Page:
Water use efficiency ( WUE ) is defined as the amount of carbon assimilated as biomass or grain produced per unit of water used by the crop. Climate change will affect plant growth, but we have opportunities to enhance WUE through crop selection and cultural practices to offset the impact of a changing climate.
Any increase in water efficiency will help farmers improve their economic and environmental sustainability. This is particularly important in relation to any future challenges faced by water scarcity and water security, especially when it comes to the warmer, drier summers we have been experiencing in recent years.
According to the FAO, there are many ways farmers can look to increase water efficiency. Here are just a few of their recommendations:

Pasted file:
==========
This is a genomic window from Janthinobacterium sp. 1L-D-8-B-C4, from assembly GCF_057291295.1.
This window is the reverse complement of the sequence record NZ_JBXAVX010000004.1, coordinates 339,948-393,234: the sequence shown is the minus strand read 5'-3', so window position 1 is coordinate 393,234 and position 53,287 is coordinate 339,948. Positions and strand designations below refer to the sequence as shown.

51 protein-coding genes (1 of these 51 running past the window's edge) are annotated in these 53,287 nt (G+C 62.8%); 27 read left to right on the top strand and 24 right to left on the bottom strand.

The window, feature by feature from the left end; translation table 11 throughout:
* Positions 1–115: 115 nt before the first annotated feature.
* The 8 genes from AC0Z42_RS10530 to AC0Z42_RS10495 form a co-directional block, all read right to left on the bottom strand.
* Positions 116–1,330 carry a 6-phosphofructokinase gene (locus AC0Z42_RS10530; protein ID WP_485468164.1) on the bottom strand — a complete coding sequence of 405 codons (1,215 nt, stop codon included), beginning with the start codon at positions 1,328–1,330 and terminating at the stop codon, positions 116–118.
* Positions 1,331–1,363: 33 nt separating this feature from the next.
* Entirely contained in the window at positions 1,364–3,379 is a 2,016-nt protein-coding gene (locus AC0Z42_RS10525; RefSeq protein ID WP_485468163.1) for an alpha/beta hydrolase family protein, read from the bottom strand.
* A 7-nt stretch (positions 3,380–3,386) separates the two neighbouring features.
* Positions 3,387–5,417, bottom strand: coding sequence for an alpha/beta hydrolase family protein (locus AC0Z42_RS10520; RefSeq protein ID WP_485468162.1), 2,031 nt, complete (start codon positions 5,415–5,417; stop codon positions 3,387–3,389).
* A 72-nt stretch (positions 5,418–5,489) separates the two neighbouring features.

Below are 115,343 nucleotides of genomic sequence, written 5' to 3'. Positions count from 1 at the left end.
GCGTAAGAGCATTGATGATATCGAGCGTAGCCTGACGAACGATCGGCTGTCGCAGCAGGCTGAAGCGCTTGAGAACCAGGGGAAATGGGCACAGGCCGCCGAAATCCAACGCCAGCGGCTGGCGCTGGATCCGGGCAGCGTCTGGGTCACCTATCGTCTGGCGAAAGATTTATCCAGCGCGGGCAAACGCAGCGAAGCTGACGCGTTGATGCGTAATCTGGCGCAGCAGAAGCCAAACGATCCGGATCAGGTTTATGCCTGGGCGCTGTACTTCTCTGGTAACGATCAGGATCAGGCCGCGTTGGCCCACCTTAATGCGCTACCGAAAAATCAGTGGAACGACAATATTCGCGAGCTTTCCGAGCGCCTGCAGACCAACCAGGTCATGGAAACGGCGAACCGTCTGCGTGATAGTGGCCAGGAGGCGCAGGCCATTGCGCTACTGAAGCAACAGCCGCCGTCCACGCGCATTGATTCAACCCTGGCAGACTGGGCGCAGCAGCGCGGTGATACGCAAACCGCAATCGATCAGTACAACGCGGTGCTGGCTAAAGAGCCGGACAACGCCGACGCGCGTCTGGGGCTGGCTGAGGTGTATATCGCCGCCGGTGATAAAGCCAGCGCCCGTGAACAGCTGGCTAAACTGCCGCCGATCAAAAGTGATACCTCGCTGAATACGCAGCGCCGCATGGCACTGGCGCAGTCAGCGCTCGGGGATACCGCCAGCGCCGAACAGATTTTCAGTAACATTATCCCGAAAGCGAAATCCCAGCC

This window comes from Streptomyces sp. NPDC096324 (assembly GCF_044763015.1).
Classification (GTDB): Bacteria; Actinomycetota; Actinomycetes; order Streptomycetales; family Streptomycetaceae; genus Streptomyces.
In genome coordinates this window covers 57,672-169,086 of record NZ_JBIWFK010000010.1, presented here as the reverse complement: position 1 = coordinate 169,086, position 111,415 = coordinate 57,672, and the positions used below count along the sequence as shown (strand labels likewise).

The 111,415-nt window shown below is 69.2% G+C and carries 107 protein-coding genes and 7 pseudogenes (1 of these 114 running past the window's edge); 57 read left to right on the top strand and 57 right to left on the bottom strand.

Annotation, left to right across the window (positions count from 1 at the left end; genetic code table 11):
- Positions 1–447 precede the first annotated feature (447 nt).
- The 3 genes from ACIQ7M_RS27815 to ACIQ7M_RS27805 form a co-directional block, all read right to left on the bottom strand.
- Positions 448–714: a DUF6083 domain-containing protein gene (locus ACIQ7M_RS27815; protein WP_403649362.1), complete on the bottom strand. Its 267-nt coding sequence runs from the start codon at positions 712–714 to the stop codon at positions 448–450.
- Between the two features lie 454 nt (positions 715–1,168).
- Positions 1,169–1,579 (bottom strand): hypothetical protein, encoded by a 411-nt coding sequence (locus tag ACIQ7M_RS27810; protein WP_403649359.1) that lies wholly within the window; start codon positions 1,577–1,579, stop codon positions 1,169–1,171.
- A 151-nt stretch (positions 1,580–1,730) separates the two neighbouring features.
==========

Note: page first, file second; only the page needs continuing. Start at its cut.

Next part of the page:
- Reduce direct evaporation during irrigation by avoiding midday sprinkling. Minimize foliar interception by irrigating under-canopy rather than overhead sprinkling.
- Reduce evaporation from bare soil by mulching and by keeping the inter-row strips dry
- Reduce transpiration by weeds, keeping the inter-row strips dry and applying weed control measures where needed.
- Select crops most suitable and marketable for the region.
- Use optimal timing for plant and harvest.
- Use optimal tillage and voice excessive cultivation.
- Avoid progressive salinization by monitoring water table elevation.
- Irrigate at high frequency and in the exact amounts needed to prevent water deficits, taking account of weather conditions and crop growth stages.
- Practice soil conservation for long-term sustainability.
Which of these recommendations will you be trying?